Megumi Sasaki | The Love of Art and Herb & Dorothy

Posted by Jocelyn Gan & filed under People to Watch.

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A chance encounter changed everything.

How many encounters do we let pass everyday without realizing its potential? When I moved to New York City this past spring, one of the first people I was introduced to was Filmmaker Megumi Sasaki, a Japanese-born New York resident of 23 years. We met at a coffee shop in Soho and clicked immediately. Who knew that two months later I would be working with her on a film campaign?

Megumi’s life is one defined by chance encounters. The ability to transform those encounters into life-long relationships, I’ve learned, is the difference between a successful storyteller and an ordinary one.

“A very, very fortunate encounter,” is how Megumi describes meeting Herb and Dorothy Vogel, beloved subjects of her award-winning documentary, Herb & Dorothy.

The story of a postal clerk and librarian who amassed a world-class art collection with their modest salaries captured the hearts of millions when it was released in 2008, winning numerous awards at film festivals and enjoying a worldwide theatrical release. The quietly unassuming Vogels had but two rules in their collecting methods:

  1. That the art they purchase be affordable.
  2. That the art fit into their one-bedroom Manhattan apartment.

“But other than that,” Dorothy Vogel says in the film, “we had no restrictions on what we bought. We didn’t say it had to be a certain size, a certain medium, by a certain type of person. We just bought what we liked.”

megumi 2 indepth.jpgA drawing here, a sculpture there, purchased from personal relationships built with young and mostly unknown artists in 1960s’ New York City, began to accumulate in the couple’s home until, “we couldn’t even put another toothpick in (the apartment). Then the National Gallery came to the rescue.” The collection had expanded to 2,500 works.

A collector with dollar signs in their eyes might see their collection as worth millions and sell a piece or two to be more than comfortable for the rest of their lives—not Herb and Dorothy. In 1992, the National Gallery in Washington D.C., an art institution that provides art to the public free of admission, became home to their entire collection. The Vogels’ generosity was widely recognized by the art world and media, and the couple’s status grew even as their egos did not.

Megumi’s life is one defined by chance encounters. The ability to transform those encounters into life-long relationships, I’ve learned, is the difference between a successful storyteller and an ordinary one.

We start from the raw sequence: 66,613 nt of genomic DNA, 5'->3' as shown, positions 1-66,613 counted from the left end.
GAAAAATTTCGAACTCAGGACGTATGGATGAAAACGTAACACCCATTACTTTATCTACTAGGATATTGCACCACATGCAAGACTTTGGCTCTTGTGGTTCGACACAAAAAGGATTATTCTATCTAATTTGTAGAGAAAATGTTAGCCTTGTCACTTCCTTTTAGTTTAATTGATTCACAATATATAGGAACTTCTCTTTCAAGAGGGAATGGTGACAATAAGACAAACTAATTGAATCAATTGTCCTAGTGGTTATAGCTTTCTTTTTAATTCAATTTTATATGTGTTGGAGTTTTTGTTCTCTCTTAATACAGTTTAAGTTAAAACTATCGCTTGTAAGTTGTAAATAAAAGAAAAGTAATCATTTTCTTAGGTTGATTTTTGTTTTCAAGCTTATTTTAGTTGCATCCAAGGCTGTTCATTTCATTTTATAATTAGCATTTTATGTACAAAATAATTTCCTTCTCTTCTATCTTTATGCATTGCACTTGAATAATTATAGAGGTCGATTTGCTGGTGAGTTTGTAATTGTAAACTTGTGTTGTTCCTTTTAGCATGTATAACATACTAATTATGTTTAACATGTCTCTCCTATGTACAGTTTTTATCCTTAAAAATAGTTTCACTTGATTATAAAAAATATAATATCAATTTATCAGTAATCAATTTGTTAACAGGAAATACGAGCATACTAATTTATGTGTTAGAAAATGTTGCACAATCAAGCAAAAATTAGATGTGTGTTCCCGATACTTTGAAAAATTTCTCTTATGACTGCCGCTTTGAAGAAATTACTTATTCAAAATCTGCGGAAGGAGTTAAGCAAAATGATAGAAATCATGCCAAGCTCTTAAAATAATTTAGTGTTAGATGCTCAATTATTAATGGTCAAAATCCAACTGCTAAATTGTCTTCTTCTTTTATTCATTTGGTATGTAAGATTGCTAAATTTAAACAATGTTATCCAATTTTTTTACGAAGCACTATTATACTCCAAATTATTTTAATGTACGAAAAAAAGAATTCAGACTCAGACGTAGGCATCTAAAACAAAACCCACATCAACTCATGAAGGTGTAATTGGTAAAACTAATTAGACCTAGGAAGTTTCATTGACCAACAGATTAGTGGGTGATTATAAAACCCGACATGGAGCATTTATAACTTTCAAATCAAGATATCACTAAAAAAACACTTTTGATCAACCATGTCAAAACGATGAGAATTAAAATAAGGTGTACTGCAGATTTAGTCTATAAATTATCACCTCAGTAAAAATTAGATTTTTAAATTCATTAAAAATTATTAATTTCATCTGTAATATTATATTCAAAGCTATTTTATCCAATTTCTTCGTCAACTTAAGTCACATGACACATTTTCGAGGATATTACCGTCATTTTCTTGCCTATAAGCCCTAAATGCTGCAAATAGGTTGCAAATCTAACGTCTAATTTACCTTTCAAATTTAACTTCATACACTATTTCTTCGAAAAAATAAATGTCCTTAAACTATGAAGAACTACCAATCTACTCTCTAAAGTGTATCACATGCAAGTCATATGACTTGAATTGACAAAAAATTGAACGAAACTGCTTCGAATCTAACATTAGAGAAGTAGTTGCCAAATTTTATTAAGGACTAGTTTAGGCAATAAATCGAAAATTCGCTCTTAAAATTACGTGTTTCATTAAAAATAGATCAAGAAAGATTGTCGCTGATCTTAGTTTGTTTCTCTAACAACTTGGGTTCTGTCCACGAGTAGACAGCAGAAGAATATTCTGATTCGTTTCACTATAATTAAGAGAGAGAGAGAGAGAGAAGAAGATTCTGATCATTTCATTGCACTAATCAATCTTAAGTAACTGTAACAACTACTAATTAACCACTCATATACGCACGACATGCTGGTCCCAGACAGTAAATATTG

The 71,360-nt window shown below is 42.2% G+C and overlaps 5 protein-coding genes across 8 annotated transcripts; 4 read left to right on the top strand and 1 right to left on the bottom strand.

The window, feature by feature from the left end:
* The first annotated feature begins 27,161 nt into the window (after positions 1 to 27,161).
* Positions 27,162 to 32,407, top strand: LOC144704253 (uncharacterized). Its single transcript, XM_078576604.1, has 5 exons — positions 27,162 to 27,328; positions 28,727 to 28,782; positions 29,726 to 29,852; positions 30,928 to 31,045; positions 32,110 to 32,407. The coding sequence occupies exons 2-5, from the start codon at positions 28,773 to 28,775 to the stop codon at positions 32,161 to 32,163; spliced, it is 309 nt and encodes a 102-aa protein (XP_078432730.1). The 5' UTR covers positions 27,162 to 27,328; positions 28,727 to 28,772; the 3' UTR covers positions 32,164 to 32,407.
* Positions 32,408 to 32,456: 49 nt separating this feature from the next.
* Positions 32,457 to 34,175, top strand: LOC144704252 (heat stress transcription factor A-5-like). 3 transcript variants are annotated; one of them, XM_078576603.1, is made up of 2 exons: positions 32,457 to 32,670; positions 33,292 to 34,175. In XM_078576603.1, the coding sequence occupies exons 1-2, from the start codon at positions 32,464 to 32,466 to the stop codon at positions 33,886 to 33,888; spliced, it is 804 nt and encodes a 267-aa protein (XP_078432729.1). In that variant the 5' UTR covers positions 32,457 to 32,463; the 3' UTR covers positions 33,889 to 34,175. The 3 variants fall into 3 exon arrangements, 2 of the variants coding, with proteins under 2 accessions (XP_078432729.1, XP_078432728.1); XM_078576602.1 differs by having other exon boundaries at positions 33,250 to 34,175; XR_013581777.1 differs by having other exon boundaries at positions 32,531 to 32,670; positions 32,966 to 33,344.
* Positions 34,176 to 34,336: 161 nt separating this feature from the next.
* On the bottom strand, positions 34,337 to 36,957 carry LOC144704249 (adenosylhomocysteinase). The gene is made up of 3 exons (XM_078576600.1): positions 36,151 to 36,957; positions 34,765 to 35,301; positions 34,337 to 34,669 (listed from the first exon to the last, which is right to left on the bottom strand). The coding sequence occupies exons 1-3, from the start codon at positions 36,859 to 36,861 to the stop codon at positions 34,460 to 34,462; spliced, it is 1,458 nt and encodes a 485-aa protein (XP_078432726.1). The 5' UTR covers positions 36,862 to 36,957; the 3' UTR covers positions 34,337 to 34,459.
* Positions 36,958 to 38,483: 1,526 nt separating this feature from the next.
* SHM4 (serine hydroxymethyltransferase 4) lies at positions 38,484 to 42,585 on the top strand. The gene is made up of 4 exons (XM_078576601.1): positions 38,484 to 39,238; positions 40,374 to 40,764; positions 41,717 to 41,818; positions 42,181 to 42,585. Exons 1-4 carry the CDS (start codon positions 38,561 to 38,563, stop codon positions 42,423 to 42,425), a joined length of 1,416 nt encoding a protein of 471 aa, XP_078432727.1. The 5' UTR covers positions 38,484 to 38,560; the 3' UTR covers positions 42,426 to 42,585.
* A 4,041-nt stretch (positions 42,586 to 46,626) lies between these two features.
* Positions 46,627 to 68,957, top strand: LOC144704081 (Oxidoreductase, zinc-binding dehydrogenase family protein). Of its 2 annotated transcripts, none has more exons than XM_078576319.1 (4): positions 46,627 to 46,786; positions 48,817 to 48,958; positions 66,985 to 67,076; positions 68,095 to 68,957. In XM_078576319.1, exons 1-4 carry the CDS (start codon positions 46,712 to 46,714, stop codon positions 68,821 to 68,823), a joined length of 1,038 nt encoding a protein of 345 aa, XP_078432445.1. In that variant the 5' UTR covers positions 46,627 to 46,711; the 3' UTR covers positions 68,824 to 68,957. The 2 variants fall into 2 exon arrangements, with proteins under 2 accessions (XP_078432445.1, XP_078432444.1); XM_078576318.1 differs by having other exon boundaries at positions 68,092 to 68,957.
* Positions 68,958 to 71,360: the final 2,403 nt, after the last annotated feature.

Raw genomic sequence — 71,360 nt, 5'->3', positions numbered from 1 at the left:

It was filmmaker Megumi Sasaki’s fate then that she would meet the Vogels by chance at a gala for artists Christo & Jeanne-Claude. She caught sight of Herb and Dorothy among the well-dressed, champagne-toting art crowd, dressed in everyday clothes and looking quite like “ordinary, humble people”. However, people were drawn to them like magnets. Sasaki went to introduce herself.

JAPAN TO AMERICA—FROM VISION TO REALITY

Sasaki was born in the northernmost prefecture of Hokkaido, Japan, known for its long, snow-capped winters. The young Megumi had always been interested in America and the English language. “My generation grew up admiring the American culture. Everything made in America was the best, from clothing, music, films, fashion, everything.” It was during a time when Japan underwent dramatically Western-influenced changes in the way they lived, thought, and learned.

Having lived close to an international school, Sasaki remembers, “I grew up with a lot of foreign kids. When I went to their houses it smelled like cinnamon spice, as opposed to a Japanese house that usually smells like soy sauce. I really envied those kids from early on, and I was dying to be able to speak English,” Sasaki says.

Many young Japanese teenagers dream of leaving Japan and “making it” in the world, but few actually make those dreams a reality as Sasaki has. I asked her if she’s become something of a hometown hero with the enormous hit of Herb & Dorothy.

h&d 2.jpg“I don’t think so!” Sasaki shakes her head. “I don’t really want to call myself a hometown hero. It’s not something that I wanted to be, but when I released my film in my hometown Sapporo, it was amazing how excited people were about the film, and everyone supported me tremendously, from my junior high school classmates to the local media, my neighbors, everybody. I got the sense that they were really proud of me, that I accomplished something outside of Sapporo, Hokkaido, or Japan.”

In her own way, Sasaki is as unassuming as Herb and Dorothy are, in her quest to become a filmmaker. Prodded, Sasaki talks about the most important ingredient in filmmaking.

“I see that a lot of young aspiring filmmakers now are very knowledgeable technically. But film is about telling a story. I think they’re driven by the desire just to become ‘filmmakers’ and they try to learn the technicalities, but they’re not focused on how to tell a story. Or how to find a story that they want to tell. If you have an urge to tell a story, something that comes from the root of your heart, you just cannot sit here and hang out.”

But how do you go out and find these stories? Megumi speaks from her own experience.

“I might have that sensitivity towards interesting stories and interesting people because as a reporter for NHK (Japan’s National Broadcaster), that was my job. Once a week I had to create a two-and-a-half minute report for the national primetime morning program, which sounds small but was a pretty big assignment. I had to come up constantly with an interesting story, which I think I did pretty well, and I really enjoyed that.”

I grew up with a lot of foreign kids. When I went to their houses it smelled like cinnamon spice, as opposed to a Japanese house that usually smells like soy sauce. I really envied those kids from early on, and I was dying to be able to speak English.

But she had never come across a story like Herb and Dorothy’s

“(When I met them) I was vaguely thinking I might make a proposal for a television program. What I found out after I did some online research was that there was tons of coverage of Herb and Dorothy when they gave their collection to the National Gallery, but it was all very superficial. It was just ‘postal clerk and librarian happen to build a world-class art collection.’ A story of luck.”

HERB & DOROTHY Trailer from Herb & Dorothy on Vimeo.

Megumi knew the story had nothing to do with luck.

“The story is about passion, about how we live life. They just happen to be art collectors.” Quickly, she learned the message was much deeper than anything that could be explored in television. “I knew the limitations of TV programming (from her years as a reporter and producer for NHK), and thought this was something that I had to do as a film. But a short film, not a feature film. I thought it would be less than one hour. I don’t like long films. I don’t have the patience myself.”